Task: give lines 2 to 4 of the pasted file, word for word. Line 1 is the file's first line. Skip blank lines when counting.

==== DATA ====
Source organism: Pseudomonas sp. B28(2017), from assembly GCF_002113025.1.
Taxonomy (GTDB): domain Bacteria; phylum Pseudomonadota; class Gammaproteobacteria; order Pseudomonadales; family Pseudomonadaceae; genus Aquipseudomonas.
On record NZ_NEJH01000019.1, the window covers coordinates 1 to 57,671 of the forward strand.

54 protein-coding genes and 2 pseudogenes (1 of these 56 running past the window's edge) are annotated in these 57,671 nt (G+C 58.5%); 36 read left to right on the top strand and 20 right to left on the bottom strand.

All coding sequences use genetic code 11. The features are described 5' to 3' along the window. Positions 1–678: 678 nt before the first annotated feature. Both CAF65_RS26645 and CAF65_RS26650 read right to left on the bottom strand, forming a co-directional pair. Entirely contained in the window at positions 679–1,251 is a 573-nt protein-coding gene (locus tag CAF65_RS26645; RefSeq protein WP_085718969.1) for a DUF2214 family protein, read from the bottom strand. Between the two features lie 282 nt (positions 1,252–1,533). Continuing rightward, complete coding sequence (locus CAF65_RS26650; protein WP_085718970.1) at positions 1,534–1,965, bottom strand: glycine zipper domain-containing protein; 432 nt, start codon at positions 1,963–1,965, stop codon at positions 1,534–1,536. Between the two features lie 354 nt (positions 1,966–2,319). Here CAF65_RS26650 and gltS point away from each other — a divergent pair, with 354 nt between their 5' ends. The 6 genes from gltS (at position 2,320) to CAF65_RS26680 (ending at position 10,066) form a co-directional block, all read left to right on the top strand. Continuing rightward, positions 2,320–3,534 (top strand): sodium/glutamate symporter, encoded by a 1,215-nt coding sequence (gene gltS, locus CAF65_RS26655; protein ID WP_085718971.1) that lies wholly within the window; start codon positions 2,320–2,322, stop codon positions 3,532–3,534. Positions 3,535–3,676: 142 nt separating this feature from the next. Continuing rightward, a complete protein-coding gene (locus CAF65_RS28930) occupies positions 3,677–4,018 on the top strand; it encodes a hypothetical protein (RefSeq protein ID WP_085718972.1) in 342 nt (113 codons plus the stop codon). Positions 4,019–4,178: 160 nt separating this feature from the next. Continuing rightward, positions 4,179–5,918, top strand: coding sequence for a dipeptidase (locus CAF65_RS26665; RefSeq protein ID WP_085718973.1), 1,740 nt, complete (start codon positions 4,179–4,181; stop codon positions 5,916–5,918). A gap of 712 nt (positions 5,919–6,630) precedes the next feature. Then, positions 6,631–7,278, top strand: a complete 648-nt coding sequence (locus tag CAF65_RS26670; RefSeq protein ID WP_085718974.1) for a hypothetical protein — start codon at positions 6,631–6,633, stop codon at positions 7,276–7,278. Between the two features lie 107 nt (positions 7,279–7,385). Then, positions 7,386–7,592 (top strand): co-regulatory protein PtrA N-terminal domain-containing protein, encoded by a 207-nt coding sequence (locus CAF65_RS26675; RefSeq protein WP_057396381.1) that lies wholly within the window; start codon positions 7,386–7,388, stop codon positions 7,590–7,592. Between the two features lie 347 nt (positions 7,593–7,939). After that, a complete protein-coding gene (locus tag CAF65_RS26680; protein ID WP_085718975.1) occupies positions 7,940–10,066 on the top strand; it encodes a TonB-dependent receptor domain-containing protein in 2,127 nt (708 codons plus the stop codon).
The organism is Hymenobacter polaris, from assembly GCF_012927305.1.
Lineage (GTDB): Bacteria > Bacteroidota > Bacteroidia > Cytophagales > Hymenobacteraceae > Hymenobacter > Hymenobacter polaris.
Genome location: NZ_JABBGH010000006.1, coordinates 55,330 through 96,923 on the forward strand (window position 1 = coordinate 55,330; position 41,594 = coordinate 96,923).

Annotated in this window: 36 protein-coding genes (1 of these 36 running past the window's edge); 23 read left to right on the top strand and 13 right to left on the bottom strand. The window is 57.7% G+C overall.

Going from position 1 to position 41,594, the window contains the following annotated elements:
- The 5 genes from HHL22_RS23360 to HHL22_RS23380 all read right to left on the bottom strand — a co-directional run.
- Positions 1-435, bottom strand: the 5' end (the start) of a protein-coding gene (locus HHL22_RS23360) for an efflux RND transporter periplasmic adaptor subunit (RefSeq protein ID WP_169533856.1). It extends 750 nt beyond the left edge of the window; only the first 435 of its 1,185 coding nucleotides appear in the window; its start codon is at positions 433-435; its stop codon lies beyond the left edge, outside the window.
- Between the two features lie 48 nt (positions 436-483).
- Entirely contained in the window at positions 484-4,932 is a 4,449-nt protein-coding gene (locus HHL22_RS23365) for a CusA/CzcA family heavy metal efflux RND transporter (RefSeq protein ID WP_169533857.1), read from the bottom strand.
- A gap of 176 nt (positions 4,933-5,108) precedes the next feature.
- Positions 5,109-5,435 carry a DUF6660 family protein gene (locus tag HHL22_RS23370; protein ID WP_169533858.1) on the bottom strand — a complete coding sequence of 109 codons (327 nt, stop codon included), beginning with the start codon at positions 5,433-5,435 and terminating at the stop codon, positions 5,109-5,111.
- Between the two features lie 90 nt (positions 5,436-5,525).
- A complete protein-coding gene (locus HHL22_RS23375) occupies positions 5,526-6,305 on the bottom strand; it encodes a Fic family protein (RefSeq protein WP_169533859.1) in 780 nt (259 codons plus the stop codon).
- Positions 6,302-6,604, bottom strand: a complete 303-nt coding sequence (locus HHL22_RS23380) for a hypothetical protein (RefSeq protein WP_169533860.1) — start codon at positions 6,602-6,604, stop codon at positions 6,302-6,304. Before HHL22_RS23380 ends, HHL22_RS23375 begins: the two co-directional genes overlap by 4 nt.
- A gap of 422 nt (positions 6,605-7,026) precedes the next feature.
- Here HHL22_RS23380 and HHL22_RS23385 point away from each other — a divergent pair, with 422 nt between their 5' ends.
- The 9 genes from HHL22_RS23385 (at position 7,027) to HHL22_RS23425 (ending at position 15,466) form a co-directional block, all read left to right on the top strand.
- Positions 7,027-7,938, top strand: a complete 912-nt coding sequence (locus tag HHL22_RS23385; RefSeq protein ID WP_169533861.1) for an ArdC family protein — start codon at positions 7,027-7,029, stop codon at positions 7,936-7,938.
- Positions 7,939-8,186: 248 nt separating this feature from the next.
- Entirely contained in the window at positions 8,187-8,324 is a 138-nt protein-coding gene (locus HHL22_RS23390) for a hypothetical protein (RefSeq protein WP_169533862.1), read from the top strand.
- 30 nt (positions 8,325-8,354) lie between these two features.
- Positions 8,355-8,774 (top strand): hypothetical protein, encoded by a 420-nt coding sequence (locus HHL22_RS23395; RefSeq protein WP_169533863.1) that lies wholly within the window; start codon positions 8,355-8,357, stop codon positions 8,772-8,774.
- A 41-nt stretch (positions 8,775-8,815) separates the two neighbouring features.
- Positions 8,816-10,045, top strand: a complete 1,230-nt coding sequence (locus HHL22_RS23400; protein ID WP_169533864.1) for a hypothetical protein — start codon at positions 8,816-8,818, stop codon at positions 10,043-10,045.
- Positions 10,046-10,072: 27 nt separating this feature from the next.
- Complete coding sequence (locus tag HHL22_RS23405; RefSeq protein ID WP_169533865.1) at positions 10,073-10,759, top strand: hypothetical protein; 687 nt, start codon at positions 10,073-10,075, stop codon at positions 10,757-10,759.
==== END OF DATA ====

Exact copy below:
Taxonomy (GTDB): domain Bacteria; phylum Pseudomonadota; class Gammaproteobacteria; order Pseudomonadales; family Pseudomonadaceae; genus Aquipseudomonas.
On record NZ_NEJH01000019.1, the window covers coordinates 1 to 57,671 of the forward strand.

54 protein-coding genes and 2 pseudogenes (1 of these 56 running past the window's edge) are annotated in these 57,671 nt (G+C 58.5%); 36 read left to right on the top strand and 20 right to left on the bottom strand.